Muddling through deficit troubles
Hungary's economy is growing well, with relatively low unemployment and high foreign direct investment. But the government budget deficit is running far above EU criteria and there are divided counsels on how to control it.
A BATTLE HAS broken out for control of Hungary's monetary policy. The prime minister, Ferenc Gyurcsany (pictured), and the finance ministry want to lower interest rates and work towards a weaker currency to boost growth; the central bank, the National Bank of Hungary, wants to maintain a tight monetary policy to control inflation and help reduce a gaping hole in public finances. The battle involves the nomination of candidates to Hungary's monetary council, which makes key decisions on interest rates, among other things. Gyurcsany has been lobbying with little luck for more than two years to get individuals sympathetic to his views on the council.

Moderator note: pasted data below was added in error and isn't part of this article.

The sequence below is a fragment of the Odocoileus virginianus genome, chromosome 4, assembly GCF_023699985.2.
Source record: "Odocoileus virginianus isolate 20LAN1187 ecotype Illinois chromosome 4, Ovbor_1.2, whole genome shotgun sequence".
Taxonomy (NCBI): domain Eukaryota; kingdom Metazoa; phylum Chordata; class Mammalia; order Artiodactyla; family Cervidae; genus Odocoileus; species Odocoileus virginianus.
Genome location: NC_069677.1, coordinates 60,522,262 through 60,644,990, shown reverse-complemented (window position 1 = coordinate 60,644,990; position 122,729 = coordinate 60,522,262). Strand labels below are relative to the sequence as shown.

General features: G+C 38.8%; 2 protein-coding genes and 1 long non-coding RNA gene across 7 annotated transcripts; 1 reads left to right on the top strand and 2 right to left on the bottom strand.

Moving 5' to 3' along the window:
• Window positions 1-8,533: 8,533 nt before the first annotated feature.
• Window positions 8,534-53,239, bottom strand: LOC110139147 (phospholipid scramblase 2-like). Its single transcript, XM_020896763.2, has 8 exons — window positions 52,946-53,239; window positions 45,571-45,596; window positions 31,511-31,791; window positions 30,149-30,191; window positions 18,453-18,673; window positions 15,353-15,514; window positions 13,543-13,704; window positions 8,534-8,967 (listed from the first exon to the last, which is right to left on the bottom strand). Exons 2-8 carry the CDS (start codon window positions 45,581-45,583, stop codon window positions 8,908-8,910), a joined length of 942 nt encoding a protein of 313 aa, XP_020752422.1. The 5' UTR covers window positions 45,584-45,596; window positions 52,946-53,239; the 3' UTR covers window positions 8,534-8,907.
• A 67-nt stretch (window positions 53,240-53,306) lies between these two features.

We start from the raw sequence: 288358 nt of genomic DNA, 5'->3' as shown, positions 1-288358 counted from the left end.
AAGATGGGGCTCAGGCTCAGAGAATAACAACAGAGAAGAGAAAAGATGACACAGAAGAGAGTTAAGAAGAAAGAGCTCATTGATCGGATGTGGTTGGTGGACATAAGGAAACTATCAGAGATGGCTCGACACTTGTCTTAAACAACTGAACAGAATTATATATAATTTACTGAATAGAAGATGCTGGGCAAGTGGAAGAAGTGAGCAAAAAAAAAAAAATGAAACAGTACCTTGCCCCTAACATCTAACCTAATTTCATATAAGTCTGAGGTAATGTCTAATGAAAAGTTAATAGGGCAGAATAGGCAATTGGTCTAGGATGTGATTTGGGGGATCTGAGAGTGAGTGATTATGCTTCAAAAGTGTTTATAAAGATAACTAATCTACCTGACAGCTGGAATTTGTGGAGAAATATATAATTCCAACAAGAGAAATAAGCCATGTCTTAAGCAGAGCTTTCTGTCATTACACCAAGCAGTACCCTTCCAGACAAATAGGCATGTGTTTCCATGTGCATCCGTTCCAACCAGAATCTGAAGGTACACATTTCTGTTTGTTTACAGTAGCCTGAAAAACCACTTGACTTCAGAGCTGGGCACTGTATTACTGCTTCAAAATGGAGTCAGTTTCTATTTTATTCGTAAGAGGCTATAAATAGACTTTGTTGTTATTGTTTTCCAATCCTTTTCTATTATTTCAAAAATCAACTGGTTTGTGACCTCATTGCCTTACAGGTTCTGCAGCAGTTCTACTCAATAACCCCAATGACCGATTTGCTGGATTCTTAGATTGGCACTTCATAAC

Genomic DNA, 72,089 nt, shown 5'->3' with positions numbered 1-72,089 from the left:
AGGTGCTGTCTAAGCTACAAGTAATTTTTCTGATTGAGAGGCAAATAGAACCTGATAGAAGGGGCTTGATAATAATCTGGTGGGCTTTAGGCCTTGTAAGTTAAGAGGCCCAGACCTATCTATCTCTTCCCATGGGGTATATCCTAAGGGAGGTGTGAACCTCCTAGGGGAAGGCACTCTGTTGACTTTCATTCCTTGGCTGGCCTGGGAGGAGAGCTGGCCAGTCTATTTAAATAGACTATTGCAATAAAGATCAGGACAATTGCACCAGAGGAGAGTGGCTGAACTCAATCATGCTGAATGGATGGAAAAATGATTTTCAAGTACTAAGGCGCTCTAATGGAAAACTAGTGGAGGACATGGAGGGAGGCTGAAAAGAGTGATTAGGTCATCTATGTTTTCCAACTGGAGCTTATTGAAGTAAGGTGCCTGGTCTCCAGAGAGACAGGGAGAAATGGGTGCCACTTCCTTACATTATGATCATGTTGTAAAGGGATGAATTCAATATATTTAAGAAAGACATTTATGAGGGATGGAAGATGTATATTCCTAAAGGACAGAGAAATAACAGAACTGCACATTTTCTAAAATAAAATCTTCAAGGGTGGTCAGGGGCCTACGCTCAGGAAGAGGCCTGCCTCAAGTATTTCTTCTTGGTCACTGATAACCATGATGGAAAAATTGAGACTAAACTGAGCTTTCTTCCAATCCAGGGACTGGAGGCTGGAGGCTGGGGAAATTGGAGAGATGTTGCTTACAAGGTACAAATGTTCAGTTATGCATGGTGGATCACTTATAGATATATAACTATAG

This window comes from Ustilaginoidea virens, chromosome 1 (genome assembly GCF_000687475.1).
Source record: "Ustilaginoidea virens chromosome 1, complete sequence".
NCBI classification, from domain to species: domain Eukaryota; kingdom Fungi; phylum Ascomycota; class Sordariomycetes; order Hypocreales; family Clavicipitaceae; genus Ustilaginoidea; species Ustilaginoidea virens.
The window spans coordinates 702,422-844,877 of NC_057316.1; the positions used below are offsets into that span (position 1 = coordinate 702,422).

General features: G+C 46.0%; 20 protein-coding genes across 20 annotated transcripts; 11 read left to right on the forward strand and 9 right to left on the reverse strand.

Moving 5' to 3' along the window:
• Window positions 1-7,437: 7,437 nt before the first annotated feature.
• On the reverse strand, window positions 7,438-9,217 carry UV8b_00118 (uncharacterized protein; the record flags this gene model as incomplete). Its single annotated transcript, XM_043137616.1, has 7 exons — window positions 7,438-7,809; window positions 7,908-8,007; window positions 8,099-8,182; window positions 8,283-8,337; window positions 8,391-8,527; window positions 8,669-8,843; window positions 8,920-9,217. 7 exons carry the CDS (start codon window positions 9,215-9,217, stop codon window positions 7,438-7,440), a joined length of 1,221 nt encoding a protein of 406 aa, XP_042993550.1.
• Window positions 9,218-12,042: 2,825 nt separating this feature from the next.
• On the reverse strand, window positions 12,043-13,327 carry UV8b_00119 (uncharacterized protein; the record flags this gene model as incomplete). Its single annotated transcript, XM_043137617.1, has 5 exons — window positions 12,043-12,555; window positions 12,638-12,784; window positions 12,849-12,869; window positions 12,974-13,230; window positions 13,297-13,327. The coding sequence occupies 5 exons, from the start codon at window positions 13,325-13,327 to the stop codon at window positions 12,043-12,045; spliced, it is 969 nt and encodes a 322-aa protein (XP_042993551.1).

The tussle came to a head at the start of March with a victory for Gyurcsany. Four new members were elected to the monetary council, which was expanded from nine members to 13 to accommodate them.
"The prime minister got his way and four more people are now on the board, but as all four are well-respected economists and academics the market is not expecting them to cut key interest rates aggressively as they are aware the results could be destabilizing if they get it wrong," says Mihaly Bokor, senior bond trader at ING in Budapest.